To this point, Michael Phelps's quest to make the Olympic team in six individual events has engendered support and awe in the swimming community.
Now, though, comes the part that could be a bit dicey. One event in which Phelps excels -- but did not take part in at the U.S. Olympic swimming trials -- is the 100-meter freestyle. The top four finishers in the event Sunday -- Jason Lezak, Ian Crocker, Gary Hall Jr. and Neil Walker -- automatically qualify to be on the 400-meter freestyle relay team at the Olympics.
There is, however, a catch. The relay team can change between the preliminary heat and the finals, and anyone who qualifies for the Olympic team -- in any event -- is eligible to swim. So the question being debated Monday at the trials was: Should Phelps be allowed to swim a leg on the 400 relay -- and thus, go for another gold -- even though he didn't swim the 100 freestyle at the trials?
Hall, who will be making his third trip to the Olympics, said it should take "extraordinary circumstances" for Phelps to take someone else's place.
"If somebody swims the 100 free and earns a spot on that relay, we're talking about a lifetime of work," Hall said. "I'm really supportive of Michael and his goals, and I want to see him swim fast. I want to see the relay win the gold. But I think it's only fair that the individual that swam it and earned his place on that team [gets] a chance to swim in the Olympics."
Phelps's best time this year in the 100 free is 49.05 seconds, set in February, which would have placed him second behind Lezak at this meet. "That, to me, holds up pretty well," said Bob Bowman, Phelps's coach. There has been some talk, though, that in order to prove he belongs on the team, Phelps should swim a "time trial" -- a race alone against the clock -- and be forced to post a time that would have qualified him for the team.
"The time he did four months ago means nothing," Lezak said. "It's all about where you're at at this particular time, and I think the coaches will demand a time trial. They're not going to just roll over and put him on there because they're getting pressure from everybody [because of Phelps's pursuit of] all the medals."
The official decision rests with U.S. men's coach Eddie Reese. Asked Monday if he would consider Phelps for the 400 relay, Reese said, "He's got a real good shot." Asked whether Phelps would need to swim a time trial to prove he belongs, Reese twice said, "He doesn't in my mind." Reese appears willing to use Walker in the morning preliminary of the relay, but come back with Phelps in the final at night.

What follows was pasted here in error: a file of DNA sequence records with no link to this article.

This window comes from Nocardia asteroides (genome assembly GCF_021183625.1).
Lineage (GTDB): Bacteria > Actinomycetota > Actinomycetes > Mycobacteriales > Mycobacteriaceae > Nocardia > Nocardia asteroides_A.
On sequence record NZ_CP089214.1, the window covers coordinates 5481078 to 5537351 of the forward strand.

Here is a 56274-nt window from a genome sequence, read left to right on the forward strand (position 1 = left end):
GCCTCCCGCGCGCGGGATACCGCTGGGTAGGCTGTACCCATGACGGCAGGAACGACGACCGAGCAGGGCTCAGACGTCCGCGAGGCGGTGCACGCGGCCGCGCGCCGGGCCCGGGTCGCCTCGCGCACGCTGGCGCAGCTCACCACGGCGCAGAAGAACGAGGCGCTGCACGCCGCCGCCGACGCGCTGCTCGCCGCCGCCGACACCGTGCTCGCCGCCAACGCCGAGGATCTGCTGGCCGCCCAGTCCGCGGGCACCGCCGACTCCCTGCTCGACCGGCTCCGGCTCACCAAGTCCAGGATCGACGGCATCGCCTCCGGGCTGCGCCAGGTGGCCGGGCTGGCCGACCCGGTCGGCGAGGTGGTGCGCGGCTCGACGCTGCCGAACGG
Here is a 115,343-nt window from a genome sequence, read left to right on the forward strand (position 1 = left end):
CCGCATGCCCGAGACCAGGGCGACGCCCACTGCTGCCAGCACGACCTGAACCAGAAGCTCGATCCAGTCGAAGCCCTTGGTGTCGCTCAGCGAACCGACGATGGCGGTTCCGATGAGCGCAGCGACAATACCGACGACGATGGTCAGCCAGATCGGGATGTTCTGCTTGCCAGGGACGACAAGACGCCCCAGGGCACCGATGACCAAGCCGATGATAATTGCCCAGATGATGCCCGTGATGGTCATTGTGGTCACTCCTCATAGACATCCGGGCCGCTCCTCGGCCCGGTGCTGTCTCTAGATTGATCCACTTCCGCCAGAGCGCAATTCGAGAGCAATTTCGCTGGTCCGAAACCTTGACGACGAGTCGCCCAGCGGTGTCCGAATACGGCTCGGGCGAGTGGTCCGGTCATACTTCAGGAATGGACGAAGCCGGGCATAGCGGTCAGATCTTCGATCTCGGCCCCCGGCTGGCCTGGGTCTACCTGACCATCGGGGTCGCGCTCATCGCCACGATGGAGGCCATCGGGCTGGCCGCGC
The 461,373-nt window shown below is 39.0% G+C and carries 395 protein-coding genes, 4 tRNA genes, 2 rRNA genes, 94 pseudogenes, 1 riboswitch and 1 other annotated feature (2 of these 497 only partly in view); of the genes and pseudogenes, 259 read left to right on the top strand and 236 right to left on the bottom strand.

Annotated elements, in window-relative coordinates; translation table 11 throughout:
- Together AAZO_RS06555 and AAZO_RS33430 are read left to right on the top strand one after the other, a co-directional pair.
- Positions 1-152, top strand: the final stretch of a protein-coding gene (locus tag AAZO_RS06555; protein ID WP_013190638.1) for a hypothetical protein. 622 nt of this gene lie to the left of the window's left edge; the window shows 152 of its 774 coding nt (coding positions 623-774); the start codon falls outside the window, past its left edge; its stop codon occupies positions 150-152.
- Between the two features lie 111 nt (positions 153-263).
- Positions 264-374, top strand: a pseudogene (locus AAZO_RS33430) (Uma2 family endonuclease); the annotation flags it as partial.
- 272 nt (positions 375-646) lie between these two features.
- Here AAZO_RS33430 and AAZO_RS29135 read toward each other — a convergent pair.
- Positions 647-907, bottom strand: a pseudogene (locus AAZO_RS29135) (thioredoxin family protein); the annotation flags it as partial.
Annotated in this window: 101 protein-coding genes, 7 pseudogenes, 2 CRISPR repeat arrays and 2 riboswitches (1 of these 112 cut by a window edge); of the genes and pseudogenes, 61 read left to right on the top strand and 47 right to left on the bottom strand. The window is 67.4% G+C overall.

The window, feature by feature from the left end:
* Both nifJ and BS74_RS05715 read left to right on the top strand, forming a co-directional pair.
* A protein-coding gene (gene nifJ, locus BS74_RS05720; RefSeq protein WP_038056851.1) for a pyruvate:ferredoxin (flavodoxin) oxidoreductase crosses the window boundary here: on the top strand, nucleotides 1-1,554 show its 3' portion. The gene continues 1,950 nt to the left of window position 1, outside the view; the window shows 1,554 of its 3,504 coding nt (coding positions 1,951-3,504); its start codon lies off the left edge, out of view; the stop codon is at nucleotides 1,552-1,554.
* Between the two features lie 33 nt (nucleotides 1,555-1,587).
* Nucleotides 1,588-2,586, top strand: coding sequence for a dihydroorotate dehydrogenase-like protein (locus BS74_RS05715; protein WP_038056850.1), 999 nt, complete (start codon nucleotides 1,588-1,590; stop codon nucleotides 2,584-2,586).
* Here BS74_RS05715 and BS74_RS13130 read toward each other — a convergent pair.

"Ultimately, they all want to be on the relay at night," Reese said. "My goal is to win the relay at night, and I'm going to do that any way I can."
For his part, Walker said he understands the dilemma.
"It's not about being fair," Walker said. "It's about being fast."
The issue is particularly sensitive because the United States lost the 400 relay at the 2000 Games in Sydney, the first loss for the Americans since the race became an Olympic event in 1964. The Australians will almost certainly have three of the four members of that team -- superstar Ian Thorpe, Ashley Callus and Michael Klim -- back to try to defend the title.
"We've struggled with our relays since then," Reese said, "and the relays are the strength of your country's swimming. They're the depth. . . . They're just really important to get right and be the fastest four people at night."
Sandeno Highly Qualified
Quietly, the star of the meet on the women's side has been Kaitlin Sandeno, who has qualified for the Olympics in four events -- winning the 400 freestyle, taking second in the 400 individual medley and the 200 butterfly, and placing third in the 200 free, meaning she earned a place on the 800 relay team. With that all in the bag, Sandeno decided to swim one more event -- the 800 freestyle -- Monday. She was fourth fastest in the morning preliminaries, and will swim the final Tuesday night. "I didn't really come into the trials saying I'm going to qualify in five events," she said. "I just wanted to be in at least one, and it just kind of seems like the ball's moving." . . .
Misty Hyman, who in 2000 stunned heavy favorite Susie O'Neill of Australia to win gold in the 200 butterfly, succumbed to shoulder problems and failed to make the team. Hyman finished sixth in that event at the trials.